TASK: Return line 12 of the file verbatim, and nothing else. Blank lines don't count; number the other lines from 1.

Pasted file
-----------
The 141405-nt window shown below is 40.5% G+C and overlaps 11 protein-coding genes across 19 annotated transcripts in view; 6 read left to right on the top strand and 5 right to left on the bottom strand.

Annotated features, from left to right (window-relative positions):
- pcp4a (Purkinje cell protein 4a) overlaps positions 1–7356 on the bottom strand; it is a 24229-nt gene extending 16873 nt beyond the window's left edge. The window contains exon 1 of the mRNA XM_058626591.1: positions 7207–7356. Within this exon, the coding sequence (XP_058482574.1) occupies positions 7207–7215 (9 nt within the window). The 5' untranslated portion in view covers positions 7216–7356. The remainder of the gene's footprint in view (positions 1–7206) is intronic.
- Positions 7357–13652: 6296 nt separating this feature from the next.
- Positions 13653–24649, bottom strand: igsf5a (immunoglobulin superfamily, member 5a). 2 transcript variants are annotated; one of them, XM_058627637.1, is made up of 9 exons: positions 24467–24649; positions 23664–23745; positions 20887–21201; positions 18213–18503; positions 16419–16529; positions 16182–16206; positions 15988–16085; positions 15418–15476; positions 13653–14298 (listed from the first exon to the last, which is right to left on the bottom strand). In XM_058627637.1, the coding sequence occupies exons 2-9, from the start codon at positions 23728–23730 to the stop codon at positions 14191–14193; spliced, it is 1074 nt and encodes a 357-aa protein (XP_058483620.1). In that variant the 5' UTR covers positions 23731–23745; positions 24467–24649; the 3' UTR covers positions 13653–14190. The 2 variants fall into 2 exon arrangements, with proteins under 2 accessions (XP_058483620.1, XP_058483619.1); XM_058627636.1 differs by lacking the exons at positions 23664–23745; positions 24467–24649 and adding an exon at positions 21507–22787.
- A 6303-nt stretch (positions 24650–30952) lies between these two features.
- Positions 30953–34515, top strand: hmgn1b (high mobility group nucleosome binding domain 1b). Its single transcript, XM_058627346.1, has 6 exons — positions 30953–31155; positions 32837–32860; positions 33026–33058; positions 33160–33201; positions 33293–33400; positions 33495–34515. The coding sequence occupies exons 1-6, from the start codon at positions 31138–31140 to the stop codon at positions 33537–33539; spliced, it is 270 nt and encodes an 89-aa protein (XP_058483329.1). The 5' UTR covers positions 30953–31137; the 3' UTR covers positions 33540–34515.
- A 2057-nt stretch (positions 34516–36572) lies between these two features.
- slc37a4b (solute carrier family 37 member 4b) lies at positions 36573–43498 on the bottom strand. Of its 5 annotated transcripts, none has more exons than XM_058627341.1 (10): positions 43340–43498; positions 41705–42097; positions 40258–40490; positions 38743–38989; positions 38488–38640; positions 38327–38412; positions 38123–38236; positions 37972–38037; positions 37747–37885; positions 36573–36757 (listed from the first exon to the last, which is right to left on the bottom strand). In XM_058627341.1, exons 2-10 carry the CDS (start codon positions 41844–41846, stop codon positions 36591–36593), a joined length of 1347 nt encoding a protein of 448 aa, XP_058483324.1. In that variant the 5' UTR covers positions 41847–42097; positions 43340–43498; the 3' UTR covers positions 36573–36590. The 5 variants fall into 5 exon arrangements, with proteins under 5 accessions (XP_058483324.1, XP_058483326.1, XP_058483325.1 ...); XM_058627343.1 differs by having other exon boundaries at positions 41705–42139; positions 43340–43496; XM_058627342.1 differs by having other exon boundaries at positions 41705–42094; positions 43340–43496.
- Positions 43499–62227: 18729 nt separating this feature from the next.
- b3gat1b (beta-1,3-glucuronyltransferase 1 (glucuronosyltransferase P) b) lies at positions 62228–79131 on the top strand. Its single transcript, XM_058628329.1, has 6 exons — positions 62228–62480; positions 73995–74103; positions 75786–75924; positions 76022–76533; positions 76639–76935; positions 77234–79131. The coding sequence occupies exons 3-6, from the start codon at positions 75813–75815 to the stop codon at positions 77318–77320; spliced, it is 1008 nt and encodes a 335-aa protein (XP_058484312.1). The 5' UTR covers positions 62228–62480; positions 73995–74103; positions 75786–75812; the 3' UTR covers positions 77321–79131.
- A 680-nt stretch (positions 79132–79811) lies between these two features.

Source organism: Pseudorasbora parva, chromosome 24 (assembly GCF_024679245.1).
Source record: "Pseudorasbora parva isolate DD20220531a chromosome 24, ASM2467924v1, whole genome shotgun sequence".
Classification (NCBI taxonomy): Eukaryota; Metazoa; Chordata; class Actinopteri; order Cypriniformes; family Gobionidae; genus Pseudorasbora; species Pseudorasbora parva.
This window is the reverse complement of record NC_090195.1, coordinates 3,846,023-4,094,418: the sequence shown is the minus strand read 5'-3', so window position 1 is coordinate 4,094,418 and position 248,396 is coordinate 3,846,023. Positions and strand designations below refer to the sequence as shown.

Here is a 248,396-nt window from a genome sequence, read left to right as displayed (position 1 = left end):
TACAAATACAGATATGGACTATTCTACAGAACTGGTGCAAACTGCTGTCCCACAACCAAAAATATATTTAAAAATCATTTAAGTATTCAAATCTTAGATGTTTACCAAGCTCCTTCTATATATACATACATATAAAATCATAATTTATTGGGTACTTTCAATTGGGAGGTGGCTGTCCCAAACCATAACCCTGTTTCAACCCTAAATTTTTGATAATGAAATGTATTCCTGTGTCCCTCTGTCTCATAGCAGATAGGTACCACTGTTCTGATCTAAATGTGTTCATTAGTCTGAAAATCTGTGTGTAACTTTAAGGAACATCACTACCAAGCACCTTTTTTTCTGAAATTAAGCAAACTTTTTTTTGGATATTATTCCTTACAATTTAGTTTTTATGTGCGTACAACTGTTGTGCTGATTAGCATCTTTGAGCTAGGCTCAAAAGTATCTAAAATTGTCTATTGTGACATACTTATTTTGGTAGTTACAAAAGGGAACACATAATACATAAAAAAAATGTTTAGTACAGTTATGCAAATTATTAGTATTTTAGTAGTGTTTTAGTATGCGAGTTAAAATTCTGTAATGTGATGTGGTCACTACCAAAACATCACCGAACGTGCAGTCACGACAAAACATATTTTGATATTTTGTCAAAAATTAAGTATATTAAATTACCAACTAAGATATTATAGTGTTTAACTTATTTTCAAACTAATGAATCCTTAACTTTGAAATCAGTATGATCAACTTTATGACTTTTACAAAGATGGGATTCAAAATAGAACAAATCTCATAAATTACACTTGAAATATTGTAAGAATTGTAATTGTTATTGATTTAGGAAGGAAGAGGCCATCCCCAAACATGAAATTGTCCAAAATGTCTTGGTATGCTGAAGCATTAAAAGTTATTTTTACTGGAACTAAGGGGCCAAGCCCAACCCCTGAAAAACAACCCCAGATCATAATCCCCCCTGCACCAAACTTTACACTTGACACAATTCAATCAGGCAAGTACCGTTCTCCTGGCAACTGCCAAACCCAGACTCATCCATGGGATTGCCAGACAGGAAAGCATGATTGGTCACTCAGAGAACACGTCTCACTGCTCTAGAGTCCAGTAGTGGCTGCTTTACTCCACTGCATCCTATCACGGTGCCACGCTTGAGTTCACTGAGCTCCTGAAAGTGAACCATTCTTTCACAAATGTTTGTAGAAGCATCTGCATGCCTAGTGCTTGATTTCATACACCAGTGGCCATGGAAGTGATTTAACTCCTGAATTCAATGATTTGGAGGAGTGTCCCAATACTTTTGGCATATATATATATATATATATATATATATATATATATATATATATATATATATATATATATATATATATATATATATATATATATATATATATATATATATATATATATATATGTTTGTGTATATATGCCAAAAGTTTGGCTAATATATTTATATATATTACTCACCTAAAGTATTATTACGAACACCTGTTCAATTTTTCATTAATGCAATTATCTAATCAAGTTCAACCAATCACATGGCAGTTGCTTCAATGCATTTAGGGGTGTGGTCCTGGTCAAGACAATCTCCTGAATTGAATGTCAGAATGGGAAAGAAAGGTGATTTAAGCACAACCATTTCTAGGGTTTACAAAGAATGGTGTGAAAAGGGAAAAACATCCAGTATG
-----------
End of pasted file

- A 680-nt stretch (positions 79132–79811) lies between these two features.